Oh, and for what it's worth, men who have kids live longer too.  It's been theorized that they lead more docile lives after childbearing, but I don't know that the evidence supports this as a sole cause.  A factor, certainly, but not the sole cause.  I have noticed striking correlations between childbearing in men and a sharp decrease in artistic creativity.  This does not fit the "more docile life" scenario well enough to write it off.

 

Atheism isn't a lot like religion at all. Unless by "religion" you mean "not religion". --Ciarin

http://hambydammit.wordpress.com/
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The Doomed Soul's picture

IAGAY post

IAGAY post in

3...

2...

1...

 

 

>.>

Hambydammit's picture

Quote:IAGAY post

Quote:

IAGAY post in

3...

2...

1...

 

 

Then again, in his last post, he noted that he's out of rum... We've never seen what happens when he runs out of rum...

 

Atheism isn't a lot like religion at all. Unless by "religion" you mean "not religion". --Ciarin

http://hambydammit.wordpress.com/
Books about atheism

Renee Obsidianwords's picture

All of my mothers whining

All of my mothers whining hasn't made my husband and I sway in our decision to remain childless... this argument of 'better health' hasn't either.

I am 36, no kids, good shape including fantastic cholesterol and blood pressure, good vision and don't have a clumsy bone in my body. I am high energy and according to my doctor - very healthy. Now of course I rarely drink and I have never smoked in my life, I get 8 hours of sleep a night and do not have a stressful job.....SO, when do these negative effects kick in? A family friend and his wife recently died childless...he in his early 90's, she her late 80's.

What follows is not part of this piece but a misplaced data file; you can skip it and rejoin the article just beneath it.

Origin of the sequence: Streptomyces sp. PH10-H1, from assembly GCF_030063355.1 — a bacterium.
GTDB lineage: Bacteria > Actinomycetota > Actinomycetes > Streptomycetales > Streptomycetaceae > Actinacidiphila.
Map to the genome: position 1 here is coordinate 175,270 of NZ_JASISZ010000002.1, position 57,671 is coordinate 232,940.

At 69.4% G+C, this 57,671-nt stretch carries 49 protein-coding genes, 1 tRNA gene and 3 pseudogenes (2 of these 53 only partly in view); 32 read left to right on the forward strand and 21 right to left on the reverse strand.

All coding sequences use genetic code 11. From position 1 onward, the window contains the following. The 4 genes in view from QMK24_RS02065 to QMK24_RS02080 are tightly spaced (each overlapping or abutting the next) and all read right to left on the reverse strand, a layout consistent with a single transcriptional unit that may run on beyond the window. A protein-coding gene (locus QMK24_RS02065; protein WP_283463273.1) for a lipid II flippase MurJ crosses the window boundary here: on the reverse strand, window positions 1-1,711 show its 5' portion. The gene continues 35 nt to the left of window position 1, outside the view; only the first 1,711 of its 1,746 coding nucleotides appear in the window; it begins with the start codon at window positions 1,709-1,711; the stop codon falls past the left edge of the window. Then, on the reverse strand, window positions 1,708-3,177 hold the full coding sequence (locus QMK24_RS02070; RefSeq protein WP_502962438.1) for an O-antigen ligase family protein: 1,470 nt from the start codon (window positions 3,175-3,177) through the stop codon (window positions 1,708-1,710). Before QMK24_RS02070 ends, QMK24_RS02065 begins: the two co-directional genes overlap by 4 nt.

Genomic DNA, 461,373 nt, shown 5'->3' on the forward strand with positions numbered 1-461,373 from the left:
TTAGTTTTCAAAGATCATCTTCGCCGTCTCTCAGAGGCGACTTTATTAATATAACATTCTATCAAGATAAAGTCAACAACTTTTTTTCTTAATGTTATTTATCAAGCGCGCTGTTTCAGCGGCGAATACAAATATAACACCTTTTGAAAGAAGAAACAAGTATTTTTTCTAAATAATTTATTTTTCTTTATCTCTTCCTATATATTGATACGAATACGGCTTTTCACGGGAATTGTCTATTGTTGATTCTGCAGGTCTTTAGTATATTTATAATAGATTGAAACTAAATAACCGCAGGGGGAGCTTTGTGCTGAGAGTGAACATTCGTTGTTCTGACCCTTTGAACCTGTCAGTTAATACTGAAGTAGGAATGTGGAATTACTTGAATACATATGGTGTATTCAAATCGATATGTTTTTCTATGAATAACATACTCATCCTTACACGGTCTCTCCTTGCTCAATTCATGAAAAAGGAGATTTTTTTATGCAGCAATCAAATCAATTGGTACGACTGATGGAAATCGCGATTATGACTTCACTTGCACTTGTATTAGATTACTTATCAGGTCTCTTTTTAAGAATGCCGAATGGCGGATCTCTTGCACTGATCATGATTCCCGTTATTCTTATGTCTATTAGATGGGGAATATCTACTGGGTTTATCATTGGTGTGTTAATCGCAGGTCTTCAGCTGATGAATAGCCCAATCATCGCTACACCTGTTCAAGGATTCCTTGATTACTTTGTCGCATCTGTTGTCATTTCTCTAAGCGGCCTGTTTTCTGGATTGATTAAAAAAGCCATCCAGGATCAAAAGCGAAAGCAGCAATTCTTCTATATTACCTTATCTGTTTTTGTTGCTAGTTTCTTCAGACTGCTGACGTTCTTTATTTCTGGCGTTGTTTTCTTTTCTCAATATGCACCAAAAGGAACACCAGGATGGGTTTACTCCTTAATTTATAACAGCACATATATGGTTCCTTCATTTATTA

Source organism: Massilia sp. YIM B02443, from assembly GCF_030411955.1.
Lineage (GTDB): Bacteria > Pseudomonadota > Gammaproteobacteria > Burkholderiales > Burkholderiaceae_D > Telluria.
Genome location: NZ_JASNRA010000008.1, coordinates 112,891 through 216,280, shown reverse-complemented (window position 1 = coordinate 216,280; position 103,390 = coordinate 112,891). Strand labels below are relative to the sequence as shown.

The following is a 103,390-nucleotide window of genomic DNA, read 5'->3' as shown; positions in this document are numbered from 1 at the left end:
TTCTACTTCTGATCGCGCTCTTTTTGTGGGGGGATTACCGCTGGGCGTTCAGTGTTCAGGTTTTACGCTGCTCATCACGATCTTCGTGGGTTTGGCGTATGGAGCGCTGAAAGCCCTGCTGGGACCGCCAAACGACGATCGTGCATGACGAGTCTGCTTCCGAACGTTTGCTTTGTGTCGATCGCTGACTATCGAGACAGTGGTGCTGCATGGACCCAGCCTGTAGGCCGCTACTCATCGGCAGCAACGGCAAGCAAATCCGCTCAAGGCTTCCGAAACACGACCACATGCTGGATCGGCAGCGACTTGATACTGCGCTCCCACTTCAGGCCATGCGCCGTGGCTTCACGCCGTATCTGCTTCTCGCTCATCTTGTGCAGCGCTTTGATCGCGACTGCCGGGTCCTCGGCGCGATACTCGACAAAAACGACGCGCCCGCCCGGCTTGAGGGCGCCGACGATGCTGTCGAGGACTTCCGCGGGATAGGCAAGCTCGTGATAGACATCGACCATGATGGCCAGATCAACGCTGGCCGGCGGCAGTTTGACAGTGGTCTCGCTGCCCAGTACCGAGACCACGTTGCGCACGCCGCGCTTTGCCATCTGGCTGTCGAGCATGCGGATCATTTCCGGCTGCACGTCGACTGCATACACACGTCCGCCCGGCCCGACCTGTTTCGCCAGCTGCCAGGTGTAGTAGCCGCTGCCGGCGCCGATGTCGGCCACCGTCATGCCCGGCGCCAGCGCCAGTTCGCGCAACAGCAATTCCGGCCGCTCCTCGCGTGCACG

-Renee

 

Slowly building a blog at ~

http://obsidianwords.wordpress.com/

Hambydammit's picture

Renee, it's a fair point you

Renee, it's a fair point you make.  Also, we have to factor in the realities of whether or not your life would be what you want with kids.  Happiness has been shown to be an accurate predictor of longevity, and it's really hard to cross correlate these two studies.  If you'd rather not have kids, but you do, will your decreased happiness offset the minor increases in health benefits from having kids?  Hard to say.

The bottom line, as I've said, seems to be weighing all the factors against what you really want.  Hell, I enjoy alcohol enough that I'm shortening my life by drinking several times a week.  It's an informed choice, too.... just like parenting ought to be, IMO.

 

Atheism isn't a lot like religion at all. Unless by "religion" you mean "not religion". --Ciarin

http://hambydammit.wordpress.com/
Books about atheism

totus_tuus's picture

As a  member of the loyal

As a  member of the loyal opposition here at Rational Response Squad, I never thought I'd find myself saying this, but I agree with Kelly on this issue 110%.  Also, as the surviving spouse of a woman who did all the "right" things concerning breast health, but still contracted breast cancer at the age of 40, and who succumbed to the metastasis of that disease four years later, I urge women to be aware of their family histories of cancers as well as doing these right things.

Thanks for the article, Kelly.

"With its enduring appeal to the search for truth, philosophy has the great responsibility of forming thought and culture; and now it must strive resolutely to recover its original vocation." Pope John Paul II

EXC's picture

How much does this have to

How much does this have to do with religion hijacking "family values"?  Churches have convinced people that without religion children will grow up without any values. So instead of atheism causing people to want to be childless, the opposite is true. I think cause and effect are reversed. People who don't want children don't find a need for so called family values that supposedly only religion can provide.